Amphetamine is also used by some professional, collegiate and high school athletes for its strong stimulant effects. However, in competitive sports, this form of use is generally prohibited by anti-doping regulations. At moderate therapeutic doses, amphetamine has been shown to increase physical strength, acceleration, stamina, and endurance, while reducing reaction time. Like methylphenidate and bupropion, amphetamine increases stamina and endurance in humans primarily through reuptake inhibition and effluxion of dopamine in the central nervous system. Similar to cognition enhancement, very high amphetamine doses can induce side effects that impair athletic performance, such as rhabdomyolysis and hyperthermia.
Amphetamine is considered to have a high potential for misuse. Amphetamine salts can be crushed and snorted, or dissolved in water and injected. Injection into the bloodstream can be dangerous because insoluble fillers within the tablets can block small blood vessels. In 2012, the US National Institute on Drug Abuse (NIDA) published the following prevalence statistics for adolescent use of prescription amphetamine and Adderall within the past year:
The side effects of Adderall are many and varied, but the amount of the drug consumed is the primary factor in determining the likelihood and severity of side effects. Adderall is currently approved for long-term therapeutic use by the United States Food and Drug Administration (USFDA). Recreational use of Adderall generally involves far larger doses and is therefore significantly more dangerous, involving a much greater risk of serious side effects.
At normal therapeutic doses, the physical side effects of Adderall vary widely by age and among individuals. Cardiovascular side effects can include irregular heartbeat (usually increased heart rate), hypertension (high blood pressure) or hypotension (low blood pressure) from a vasovagal response, and Raynaud's phenomenon (secondary). Sexual side effects in males may include erectile dysfunction, frequent erections, or prolonged erections. Other potential side effects include abdominal pain, acne, blurred vision, bruxism, diaphoresis, dry mouth, loss of appetite, nausea, reduced seizure threshold, tics, and weight loss. Dangerous physical side effects are quite rare in typical pharmaceutical doses.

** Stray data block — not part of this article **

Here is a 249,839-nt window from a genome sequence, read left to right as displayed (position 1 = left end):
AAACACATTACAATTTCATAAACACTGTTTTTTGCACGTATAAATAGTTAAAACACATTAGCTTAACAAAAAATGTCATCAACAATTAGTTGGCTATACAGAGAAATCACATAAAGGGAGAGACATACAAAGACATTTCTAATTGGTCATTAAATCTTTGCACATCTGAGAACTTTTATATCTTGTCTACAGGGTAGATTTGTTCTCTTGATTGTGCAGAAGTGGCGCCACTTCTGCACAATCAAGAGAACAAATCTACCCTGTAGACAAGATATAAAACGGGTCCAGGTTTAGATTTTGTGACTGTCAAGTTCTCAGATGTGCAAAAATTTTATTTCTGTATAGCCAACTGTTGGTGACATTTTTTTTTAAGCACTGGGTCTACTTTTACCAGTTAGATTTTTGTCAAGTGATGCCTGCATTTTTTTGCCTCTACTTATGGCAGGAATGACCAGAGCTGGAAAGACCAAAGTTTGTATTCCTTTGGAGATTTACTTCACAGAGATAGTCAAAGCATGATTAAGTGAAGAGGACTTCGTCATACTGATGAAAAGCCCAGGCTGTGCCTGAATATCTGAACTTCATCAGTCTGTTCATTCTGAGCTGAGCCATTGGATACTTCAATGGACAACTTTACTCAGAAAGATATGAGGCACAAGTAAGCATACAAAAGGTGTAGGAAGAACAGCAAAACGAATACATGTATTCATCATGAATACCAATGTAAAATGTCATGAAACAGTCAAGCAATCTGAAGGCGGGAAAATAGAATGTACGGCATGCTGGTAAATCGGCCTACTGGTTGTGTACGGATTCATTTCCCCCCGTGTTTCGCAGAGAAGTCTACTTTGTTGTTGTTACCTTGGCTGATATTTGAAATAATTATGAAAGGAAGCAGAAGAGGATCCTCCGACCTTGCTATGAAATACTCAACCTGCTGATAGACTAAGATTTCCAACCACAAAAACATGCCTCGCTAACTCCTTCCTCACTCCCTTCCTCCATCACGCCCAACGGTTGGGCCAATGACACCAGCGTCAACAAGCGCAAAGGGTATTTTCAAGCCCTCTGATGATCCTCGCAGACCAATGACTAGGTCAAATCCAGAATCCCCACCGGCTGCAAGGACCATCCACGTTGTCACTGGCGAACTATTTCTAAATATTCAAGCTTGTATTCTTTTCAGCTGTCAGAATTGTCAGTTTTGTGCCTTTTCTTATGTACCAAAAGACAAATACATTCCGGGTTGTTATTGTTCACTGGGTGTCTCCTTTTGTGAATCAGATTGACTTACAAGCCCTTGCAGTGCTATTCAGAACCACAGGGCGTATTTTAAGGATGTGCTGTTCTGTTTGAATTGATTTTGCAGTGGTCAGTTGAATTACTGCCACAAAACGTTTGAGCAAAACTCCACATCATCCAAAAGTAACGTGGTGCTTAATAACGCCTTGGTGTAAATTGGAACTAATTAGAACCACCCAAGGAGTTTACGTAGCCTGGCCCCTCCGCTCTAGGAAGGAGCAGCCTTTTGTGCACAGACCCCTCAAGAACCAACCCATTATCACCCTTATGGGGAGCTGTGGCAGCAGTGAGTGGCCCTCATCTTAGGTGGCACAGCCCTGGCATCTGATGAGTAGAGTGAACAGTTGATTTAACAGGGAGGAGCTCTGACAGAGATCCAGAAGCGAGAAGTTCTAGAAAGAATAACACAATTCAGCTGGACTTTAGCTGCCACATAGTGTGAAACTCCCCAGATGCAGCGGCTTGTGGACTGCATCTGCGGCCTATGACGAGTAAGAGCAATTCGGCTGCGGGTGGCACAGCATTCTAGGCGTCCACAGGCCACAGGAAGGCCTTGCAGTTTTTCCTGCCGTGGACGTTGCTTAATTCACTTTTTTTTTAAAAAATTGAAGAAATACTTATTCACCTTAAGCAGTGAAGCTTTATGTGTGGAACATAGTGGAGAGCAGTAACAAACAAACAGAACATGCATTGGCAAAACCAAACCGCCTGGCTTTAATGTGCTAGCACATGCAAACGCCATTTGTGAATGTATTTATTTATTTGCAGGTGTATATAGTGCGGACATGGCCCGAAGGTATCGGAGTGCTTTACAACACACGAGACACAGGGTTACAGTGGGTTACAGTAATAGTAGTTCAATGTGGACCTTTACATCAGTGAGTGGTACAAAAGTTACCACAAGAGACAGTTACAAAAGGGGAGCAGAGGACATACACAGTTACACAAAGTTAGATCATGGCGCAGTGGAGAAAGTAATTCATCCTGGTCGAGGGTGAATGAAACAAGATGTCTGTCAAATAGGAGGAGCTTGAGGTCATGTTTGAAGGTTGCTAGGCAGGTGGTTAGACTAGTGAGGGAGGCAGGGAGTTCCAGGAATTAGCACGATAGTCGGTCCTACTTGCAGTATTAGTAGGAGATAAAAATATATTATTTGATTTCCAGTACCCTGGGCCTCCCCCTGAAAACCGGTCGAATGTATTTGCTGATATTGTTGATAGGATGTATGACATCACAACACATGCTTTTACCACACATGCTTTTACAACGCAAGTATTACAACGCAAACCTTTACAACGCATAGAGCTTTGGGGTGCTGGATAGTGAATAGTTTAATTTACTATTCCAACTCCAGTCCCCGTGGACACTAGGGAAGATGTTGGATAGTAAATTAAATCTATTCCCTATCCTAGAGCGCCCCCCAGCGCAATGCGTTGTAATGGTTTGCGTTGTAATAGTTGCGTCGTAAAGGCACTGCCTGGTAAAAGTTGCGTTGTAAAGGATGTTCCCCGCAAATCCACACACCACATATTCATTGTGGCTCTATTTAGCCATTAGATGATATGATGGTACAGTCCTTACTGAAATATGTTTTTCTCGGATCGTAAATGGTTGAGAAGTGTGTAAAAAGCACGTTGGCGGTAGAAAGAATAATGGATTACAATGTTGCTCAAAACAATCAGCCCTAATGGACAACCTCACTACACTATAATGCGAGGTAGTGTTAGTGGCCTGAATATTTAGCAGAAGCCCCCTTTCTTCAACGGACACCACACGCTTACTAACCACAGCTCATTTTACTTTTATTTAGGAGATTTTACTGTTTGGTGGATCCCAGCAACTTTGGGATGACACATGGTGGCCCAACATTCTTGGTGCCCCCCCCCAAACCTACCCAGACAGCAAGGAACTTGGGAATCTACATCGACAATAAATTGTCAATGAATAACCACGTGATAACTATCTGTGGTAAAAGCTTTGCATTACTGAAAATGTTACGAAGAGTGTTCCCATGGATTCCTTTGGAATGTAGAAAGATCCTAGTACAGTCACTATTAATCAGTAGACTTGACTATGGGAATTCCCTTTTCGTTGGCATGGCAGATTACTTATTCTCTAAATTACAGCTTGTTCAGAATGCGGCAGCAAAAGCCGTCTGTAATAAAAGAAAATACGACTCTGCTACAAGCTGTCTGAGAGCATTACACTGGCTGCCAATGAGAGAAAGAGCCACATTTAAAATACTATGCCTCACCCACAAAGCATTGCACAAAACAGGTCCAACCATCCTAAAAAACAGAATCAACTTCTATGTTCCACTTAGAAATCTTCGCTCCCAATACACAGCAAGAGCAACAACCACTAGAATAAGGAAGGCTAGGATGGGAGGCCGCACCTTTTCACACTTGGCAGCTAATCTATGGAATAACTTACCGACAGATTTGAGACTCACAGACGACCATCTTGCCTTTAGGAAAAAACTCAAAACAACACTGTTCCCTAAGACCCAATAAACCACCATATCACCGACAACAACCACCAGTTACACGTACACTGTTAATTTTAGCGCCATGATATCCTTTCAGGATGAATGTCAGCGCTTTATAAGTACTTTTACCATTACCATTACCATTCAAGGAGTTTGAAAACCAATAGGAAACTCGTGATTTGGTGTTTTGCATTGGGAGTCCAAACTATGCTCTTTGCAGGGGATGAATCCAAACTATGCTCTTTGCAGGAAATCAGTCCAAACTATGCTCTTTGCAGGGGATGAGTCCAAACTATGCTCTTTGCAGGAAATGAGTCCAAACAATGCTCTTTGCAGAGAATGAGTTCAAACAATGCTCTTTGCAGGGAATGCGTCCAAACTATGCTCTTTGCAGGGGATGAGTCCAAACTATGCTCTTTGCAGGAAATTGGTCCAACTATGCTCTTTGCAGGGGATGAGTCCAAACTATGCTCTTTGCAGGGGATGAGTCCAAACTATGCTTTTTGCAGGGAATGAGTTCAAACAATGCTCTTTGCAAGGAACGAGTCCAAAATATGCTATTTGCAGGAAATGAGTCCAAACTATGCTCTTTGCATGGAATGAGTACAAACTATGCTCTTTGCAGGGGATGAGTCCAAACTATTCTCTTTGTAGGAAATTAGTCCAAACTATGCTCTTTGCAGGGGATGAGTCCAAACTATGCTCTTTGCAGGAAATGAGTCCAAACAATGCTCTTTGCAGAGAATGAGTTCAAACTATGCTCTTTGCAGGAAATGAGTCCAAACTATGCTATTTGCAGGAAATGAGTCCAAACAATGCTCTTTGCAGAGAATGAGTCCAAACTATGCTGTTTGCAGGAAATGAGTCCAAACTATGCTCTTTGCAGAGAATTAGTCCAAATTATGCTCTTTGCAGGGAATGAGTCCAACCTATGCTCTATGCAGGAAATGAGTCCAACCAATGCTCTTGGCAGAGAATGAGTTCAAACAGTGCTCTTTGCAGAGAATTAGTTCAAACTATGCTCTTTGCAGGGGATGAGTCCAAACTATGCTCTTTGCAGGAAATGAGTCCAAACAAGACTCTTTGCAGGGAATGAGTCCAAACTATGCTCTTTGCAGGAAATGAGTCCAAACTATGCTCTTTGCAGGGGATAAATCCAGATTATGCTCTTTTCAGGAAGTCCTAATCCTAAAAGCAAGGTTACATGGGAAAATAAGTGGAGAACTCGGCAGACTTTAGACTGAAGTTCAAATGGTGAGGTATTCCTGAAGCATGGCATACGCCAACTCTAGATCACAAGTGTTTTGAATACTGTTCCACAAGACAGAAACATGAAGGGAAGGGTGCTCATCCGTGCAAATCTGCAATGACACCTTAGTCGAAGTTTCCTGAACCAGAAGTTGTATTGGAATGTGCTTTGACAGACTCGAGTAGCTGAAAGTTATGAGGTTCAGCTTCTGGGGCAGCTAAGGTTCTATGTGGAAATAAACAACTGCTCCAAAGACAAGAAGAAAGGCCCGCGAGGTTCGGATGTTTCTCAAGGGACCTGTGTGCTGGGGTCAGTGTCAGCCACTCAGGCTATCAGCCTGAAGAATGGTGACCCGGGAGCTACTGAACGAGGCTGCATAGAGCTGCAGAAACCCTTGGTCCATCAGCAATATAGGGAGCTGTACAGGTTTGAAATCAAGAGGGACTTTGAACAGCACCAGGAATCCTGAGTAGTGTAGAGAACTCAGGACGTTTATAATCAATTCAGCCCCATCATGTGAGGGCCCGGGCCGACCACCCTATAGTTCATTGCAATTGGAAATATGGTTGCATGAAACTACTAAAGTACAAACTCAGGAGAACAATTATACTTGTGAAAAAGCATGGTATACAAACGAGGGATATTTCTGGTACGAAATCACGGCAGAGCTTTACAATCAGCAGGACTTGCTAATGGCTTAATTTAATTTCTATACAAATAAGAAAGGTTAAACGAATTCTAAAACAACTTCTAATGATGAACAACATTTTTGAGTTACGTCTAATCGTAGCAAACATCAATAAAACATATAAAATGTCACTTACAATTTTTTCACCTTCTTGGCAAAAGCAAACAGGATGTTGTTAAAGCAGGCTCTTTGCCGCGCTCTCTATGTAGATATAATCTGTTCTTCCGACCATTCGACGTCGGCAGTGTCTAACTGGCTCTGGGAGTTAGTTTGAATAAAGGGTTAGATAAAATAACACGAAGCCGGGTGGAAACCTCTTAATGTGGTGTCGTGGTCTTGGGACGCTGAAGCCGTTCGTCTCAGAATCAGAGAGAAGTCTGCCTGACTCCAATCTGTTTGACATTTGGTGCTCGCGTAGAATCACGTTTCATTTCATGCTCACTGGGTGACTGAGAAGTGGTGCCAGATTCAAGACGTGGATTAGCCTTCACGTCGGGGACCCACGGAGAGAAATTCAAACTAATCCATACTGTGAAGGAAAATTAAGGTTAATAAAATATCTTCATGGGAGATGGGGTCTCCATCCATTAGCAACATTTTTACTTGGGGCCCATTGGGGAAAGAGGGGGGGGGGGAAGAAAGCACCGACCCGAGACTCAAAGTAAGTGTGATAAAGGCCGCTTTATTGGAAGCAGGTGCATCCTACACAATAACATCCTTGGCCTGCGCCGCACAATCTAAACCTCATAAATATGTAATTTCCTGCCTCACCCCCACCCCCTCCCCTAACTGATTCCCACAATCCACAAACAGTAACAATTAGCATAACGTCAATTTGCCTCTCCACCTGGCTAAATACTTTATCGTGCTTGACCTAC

Amphetamine stimulates the medullary respiratory centers, which increases the rate of respiration and produces deeper breaths. In a normal individual at therapeutic doses, amphetamine does not noticeably increase the rate of respiration or produce deeper breaths, but when respiration is already compromised, it may stimulate respiration. Amphetamine also induces contraction in the urinary bladder sphincter, which can result in difficulty urinating; however, this effect also makes amphetamine useful in treating enuresis and incontinence. In contrast, the effects of amphetamine on the gastrointestinal tract are unpredictable. Amphetamine may reduce gastrointestinal motility if intestinal activity is high, or increase motility if the smooth muscle of the tract are relaxed. Amphetamine also has a slight analgesic effect and can further enhance the analgesia of opiates.
Recent studies by the USFDA indicate that, in children, young adults, and adults, there is no association between serious adverse cardiovascular events (sudden death, myocardial infarction, and stroke) and the medical use of amphetamine or other ADHD stimulants.
Common psychological effects of therapeutic doses can include alertness, apprehension, concentration, decreased sense of fatigue, mood swings (elevated mood or elation and euphoria followed by mild dysphoria), increased initiative, insomnia or wakefulness, self-confidence, and sociability. Less common or rare psychological effects that depend on the user's personality and current mental state include anxiety, change in libido, grandiosity, irritability, repetitive or obsessive behaviors, and restlessness. When heavily abused, amphetamine psychosis can occur. Although very rare, this psychosis can also occur at therapeutic doses during long-term therapy as a side effect. According to the USFDA, "there is no systematic evidence that stimulants cause aggressive behavior or hostility."
An amphetamine overdose is rarely fatal with appropriate care, but can lead to a number of different symptoms. A moderate overdose of Adderall may induce symptoms including: arrhythmia, confusion, dysuria, hypertension or hypotension, hyperthermia, hyperreflexia, myalgia, severe agitation, tachypnea, tremor, urinary hesitancy, and urinary retention. An extremely large overdose may produce symptoms such as adrenergic storm, amphetamine psychosis, anuria, cardiogenic shock, cerebral hemorrhage, circulatory collapse, hyperpyrexia, pulmonary hypertension, renal failure, rhabdomyolysis, serotonin syndrome, and stereotypy.[note 3] Fatal amphetamine poisoning usually also involves convulsions and coma.